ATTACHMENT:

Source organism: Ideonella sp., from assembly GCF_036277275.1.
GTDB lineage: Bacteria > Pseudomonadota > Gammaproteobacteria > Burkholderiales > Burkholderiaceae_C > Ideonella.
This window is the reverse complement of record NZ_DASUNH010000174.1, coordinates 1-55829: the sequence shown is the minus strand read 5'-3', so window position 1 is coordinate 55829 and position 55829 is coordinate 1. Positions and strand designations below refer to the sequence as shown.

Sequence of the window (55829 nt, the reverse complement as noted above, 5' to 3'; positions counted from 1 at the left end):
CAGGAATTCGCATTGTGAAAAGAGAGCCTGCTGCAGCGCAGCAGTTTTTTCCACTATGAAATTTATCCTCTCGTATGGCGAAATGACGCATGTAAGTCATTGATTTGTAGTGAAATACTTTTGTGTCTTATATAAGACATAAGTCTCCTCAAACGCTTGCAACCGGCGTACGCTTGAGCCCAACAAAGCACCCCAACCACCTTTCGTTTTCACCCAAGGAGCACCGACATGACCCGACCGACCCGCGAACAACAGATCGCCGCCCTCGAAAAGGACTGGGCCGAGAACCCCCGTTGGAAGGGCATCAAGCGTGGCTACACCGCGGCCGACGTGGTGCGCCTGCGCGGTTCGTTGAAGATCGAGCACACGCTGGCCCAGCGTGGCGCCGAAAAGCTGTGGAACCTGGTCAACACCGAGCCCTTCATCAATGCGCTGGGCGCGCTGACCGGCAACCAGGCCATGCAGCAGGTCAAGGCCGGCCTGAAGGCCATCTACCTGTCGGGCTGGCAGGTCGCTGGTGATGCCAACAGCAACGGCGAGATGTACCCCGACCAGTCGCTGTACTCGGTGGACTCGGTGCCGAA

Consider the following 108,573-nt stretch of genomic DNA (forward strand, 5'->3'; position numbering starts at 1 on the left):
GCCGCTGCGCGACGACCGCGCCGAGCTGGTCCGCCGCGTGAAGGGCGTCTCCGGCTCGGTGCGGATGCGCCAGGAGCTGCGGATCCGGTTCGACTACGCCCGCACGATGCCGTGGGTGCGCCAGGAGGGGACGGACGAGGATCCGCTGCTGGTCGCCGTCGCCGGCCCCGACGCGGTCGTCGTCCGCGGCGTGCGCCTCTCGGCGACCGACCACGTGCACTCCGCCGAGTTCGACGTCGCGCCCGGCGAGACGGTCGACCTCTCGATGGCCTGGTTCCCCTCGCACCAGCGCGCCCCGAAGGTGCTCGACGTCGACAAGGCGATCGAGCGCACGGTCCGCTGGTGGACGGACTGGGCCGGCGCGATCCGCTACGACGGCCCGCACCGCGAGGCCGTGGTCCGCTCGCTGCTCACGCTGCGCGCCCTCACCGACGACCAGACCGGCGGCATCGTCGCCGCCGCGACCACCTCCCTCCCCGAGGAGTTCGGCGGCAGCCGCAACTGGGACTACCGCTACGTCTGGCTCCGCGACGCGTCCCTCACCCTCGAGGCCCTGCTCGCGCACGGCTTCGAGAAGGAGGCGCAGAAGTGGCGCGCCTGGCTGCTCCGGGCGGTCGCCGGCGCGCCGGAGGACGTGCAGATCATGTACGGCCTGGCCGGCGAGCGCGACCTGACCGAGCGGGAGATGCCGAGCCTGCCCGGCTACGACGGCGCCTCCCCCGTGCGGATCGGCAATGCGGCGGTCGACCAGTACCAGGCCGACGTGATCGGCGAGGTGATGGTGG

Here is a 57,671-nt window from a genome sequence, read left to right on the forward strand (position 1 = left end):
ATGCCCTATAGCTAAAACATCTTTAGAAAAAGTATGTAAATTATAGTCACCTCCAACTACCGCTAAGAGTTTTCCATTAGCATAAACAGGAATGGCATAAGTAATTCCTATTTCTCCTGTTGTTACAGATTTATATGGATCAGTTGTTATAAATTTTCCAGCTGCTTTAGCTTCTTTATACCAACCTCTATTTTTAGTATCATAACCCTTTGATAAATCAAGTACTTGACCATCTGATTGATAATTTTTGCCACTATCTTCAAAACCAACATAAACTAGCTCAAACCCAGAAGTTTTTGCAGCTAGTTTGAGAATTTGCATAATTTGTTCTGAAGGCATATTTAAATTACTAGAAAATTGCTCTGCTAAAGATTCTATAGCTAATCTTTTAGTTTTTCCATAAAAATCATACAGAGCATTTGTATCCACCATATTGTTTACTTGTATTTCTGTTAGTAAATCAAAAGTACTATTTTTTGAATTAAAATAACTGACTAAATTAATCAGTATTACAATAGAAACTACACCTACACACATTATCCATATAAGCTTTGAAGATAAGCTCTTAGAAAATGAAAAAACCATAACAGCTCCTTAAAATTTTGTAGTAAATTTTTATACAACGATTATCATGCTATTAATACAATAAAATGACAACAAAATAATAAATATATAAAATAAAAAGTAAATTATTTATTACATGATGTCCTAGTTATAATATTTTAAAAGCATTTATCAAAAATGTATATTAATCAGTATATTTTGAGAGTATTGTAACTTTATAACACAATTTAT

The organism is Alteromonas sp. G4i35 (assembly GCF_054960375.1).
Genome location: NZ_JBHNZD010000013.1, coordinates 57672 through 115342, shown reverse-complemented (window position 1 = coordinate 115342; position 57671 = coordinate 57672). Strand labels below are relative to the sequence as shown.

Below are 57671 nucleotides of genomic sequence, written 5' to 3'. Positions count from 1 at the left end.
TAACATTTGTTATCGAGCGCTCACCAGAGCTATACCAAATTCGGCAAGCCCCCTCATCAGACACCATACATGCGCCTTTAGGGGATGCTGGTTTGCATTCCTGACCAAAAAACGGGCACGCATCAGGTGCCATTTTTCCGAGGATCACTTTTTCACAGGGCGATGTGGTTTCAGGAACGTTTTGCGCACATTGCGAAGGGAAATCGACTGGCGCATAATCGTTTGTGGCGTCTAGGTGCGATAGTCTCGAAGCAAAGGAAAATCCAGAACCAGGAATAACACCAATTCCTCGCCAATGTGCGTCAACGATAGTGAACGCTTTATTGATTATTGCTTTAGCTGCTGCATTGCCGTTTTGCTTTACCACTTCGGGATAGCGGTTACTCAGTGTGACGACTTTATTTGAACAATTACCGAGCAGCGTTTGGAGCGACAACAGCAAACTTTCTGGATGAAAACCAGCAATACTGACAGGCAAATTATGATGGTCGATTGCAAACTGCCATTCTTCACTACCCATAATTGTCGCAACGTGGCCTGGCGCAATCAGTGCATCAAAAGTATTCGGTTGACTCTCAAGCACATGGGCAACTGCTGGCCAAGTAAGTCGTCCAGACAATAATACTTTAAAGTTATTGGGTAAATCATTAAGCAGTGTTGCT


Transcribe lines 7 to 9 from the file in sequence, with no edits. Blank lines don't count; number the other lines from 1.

GCCGCTGCGCGACGACCGCGCCGAGCTGGTCCGCCGCGTGAAGGGCGTCTCCGGCTCGGTGCGGATGCGCCAGGAGCTGCGGATCCGGTTCGACTACGCCCGCACGATGCCGTGGGTGCGCCAGGAGGGGACGGACGAGGATCCGCTGCTGGTCGCCGTCGCCGGCCCCGACGCGGTCGTCGTCCGCGGCGTGCGCCTCTCGGCGACCGACCACGTGCACTCCGCCGAGTTCGACGTCGCGCCCGGCGAGACGGTCGACCTCTCGATGGCCTGGTTCCCCTCGCACCAGCGCGCCCCGAAGGTGCTCGACGTCGACAAGGCGATCGAGCGCACGGTCCGCTGGTGGACGGACTGGGCCGGCGCGATCCGCTACGACGGCCCGCACCGCGAGGCCGTGGTCCGCTCGCTGCTCACGCTGCGCGCCCTCACCGACGACCAGACCGGCGGCATCGTCGCCGCCGCGACCACCTCCCTCCCCGAGGAGTTCGGCGGCAGCCGCAACTGGGACTACCGCTACGTCTGGCTCCGCGACGCGTCCCTCACCCTCGAGGCCCTGCTCGCGCACGGCTTCGAGAAGGAGGCGCAGAAGTGGCGCGCCTGGCTGCTCCGGGCGGTCGCCGGCGCGCCGGAGGACGTGCAGATCATGTACGGCCTGGCCGGCGAGCGCGACCTGACCGAGCGGGAGATGCCGAGCCTGCCCGGCTACGACGGCGCCTCCCCCGTGCGGATCGGCAATGCGGCGGTCGACCAGTACCAGGCCGACGTGATCGGCGAGGTGATGGTGG

Here is a 57,671-nt window from a genome sequence, read left to right on the forward strand (position 1 = left end):
ATGCCCTATAGCTAAAACATCTTTAGAAAAAGTATGTAAATTATAGTCACCTCCAACTACCGCTAAGAGTTTTCCATTAGCATAAACAGGAATGGCATAAGTAATTCCTATTTCTCCTGTTGTTACAGATTTATATGGATCAGTTGTTATAAATTTTCCAGCTGCTTTAGCTTCTTTATACCAACCTCTATTTTTAGTATCATAACCCTTTGATAAATCAAGTACTTGACCATCTGATTGATAATTTTTGCCACTATCTTCAAAACCAACATAAACTAGCTCAAACCCAGAAGTTTTTGCAGCTAGTTTGAGAATTTGCATAATTTGTTCTGAAGGCATATTTAAATTACTAGAAAATTGCTCTGCTAAAGATTCTATAGCTAATCTTTTAGTTTTTCCATAAAAATCATACAGAGCATTTGTATCCACCATATTGTTTACTTGTATTTCTGTTAGTAAATCAAAAGTACTATTTTTTGAATTAAAATAACTGACTAAATTAATCAGTATTACAATAGAAACTACACCTACACACATTATCCATATAAGCTTTGAAGATAAGCTCTTAGAAAATGAAAAAACCATAACAGCTCCTTAAAATTTTGTAGTAAATTTTTATACAACGATTATCATGCTATTAATACAATAAAATGACAACAAAATAATAAATATATAAAATAAAAAGTAAATTATTTATTACATGATGTCCTAGTTATAATATTTTAAAAGCATTTATCAAAAATGTATATTAATCAGTATATTTTGAGAGTATTGTAACTTTATAACACAATTTAT